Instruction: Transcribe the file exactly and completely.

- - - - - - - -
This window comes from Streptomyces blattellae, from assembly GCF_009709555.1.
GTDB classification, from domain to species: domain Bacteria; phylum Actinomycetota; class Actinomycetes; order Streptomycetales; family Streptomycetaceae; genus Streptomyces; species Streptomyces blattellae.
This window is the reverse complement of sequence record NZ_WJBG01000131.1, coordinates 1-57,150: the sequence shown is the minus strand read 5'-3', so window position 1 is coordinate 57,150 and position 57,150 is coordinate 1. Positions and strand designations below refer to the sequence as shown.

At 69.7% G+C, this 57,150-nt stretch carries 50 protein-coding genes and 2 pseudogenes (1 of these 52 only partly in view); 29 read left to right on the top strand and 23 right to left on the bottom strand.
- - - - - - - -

This window comes from Streptomyces blattellae, from assembly GCF_009709555.1.
GTDB classification, from domain to species: domain Bacteria; phylum Actinomycetota; class Actinomycetes; order Streptomycetales; family Streptomycetaceae; genus Streptomyces; species Streptomyces blattellae.
This window is the reverse complement of sequence record NZ_WJBG01000131.1, coordinates 1-57,150: the sequence shown is the minus strand read 5'-3', so window position 1 is coordinate 57,150 and position 57,150 is coordinate 1. Positions and strand designations below refer to the sequence as shown.

At 69.7% G+C, this 57,150-nt stretch carries 50 protein-coding genes and 2 pseudogenes (1 of these 52 only partly in view); 29 read left to right on the top strand and 23 right to left on the bottom strand.